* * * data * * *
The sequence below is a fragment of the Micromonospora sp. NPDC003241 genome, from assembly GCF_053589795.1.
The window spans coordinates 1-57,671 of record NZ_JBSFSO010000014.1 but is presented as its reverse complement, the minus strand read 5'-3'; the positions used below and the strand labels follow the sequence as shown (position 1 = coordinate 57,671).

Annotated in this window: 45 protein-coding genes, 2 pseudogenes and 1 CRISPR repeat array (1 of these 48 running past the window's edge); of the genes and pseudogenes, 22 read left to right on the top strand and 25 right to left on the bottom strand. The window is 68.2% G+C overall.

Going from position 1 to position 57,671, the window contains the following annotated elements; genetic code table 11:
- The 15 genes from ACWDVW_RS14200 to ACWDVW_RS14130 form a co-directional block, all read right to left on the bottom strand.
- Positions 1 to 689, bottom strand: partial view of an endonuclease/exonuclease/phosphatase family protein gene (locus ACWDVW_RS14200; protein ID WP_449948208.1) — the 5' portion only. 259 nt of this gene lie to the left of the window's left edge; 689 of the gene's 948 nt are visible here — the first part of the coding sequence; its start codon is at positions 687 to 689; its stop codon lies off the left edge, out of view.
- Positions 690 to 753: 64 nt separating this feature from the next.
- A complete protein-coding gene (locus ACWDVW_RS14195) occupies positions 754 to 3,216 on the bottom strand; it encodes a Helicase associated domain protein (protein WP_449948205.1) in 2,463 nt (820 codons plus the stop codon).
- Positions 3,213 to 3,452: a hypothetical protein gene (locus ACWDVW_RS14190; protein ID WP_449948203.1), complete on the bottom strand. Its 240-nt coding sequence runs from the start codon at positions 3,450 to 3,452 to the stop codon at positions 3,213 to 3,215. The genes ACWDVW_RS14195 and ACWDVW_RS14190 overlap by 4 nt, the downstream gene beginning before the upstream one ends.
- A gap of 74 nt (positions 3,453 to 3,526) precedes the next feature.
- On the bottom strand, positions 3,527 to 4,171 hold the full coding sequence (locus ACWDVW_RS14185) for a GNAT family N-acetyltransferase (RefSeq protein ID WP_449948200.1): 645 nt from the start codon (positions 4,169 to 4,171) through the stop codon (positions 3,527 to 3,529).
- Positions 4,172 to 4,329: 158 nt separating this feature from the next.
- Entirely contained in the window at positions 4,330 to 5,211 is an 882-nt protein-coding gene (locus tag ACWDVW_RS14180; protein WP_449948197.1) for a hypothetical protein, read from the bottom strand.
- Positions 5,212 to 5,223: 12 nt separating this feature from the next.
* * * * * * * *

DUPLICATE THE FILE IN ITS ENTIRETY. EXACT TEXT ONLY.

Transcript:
The sequence below is a fragment of the Micromonospora sp. NPDC003241 genome, from assembly GCF_053589795.1.
The window spans coordinates 1-57,671 of record NZ_JBSFSO010000014.1 but is presented as its reverse complement, the minus strand read 5'-3'; the positions used below and the strand labels follow the sequence as shown (position 1 = coordinate 57,671).

Annotated in this window: 45 protein-coding genes, 2 pseudogenes and 1 CRISPR repeat array (1 of these 48 running past the window's edge); of the genes and pseudogenes, 22 read left to right on the top strand and 25 right to left on the bottom strand. The window is 68.2% G+C overall.

Going from position 1 to position 57,671, the window contains the following annotated elements; genetic code table 11:
- The 15 genes from ACWDVW_RS14200 to ACWDVW_RS14130 form a co-directional block, all read right to left on the bottom strand.
- Positions 1 to 689, bottom strand: partial view of an endonuclease/exonuclease/phosphatase family protein gene (locus ACWDVW_RS14200; protein ID WP_449948208.1) — the 5' portion only. 259 nt of this gene lie to the left of the window's left edge; 689 of the gene's 948 nt are visible here — the first part of the coding sequence; its start codon is at positions 687 to 689; its stop codon lies off the left edge, out of view.
- Positions 690 to 753: 64 nt separating this feature from the next.
- A complete protein-coding gene (locus ACWDVW_RS14195) occupies positions 754 to 3,216 on the bottom strand; it encodes a Helicase associated domain protein (protein WP_449948205.1) in 2,463 nt (820 codons plus the stop codon).
- Positions 3,213 to 3,452: a hypothetical protein gene (locus ACWDVW_RS14190; protein ID WP_449948203.1), complete on the bottom strand. Its 240-nt coding sequence runs from the start codon at positions 3,450 to 3,452 to the stop codon at positions 3,213 to 3,215. The genes ACWDVW_RS14195 and ACWDVW_RS14190 overlap by 4 nt, the downstream gene beginning before the upstream one ends.
- A gap of 74 nt (positions 3,453 to 3,526) precedes the next feature.
- On the bottom strand, positions 3,527 to 4,171 hold the full coding sequence (locus ACWDVW_RS14185) for a GNAT family N-acetyltransferase (RefSeq protein ID WP_449948200.1): 645 nt from the start codon (positions 4,169 to 4,171) through the stop codon (positions 3,527 to 3,529).
- Positions 4,172 to 4,329: 158 nt separating this feature from the next.
- Entirely contained in the window at positions 4,330 to 5,211 is an 882-nt protein-coding gene (locus tag ACWDVW_RS14180; protein WP_449948197.1) for a hypothetical protein, read from the bottom strand.
- Positions 5,212 to 5,223: 12 nt separating this feature from the next.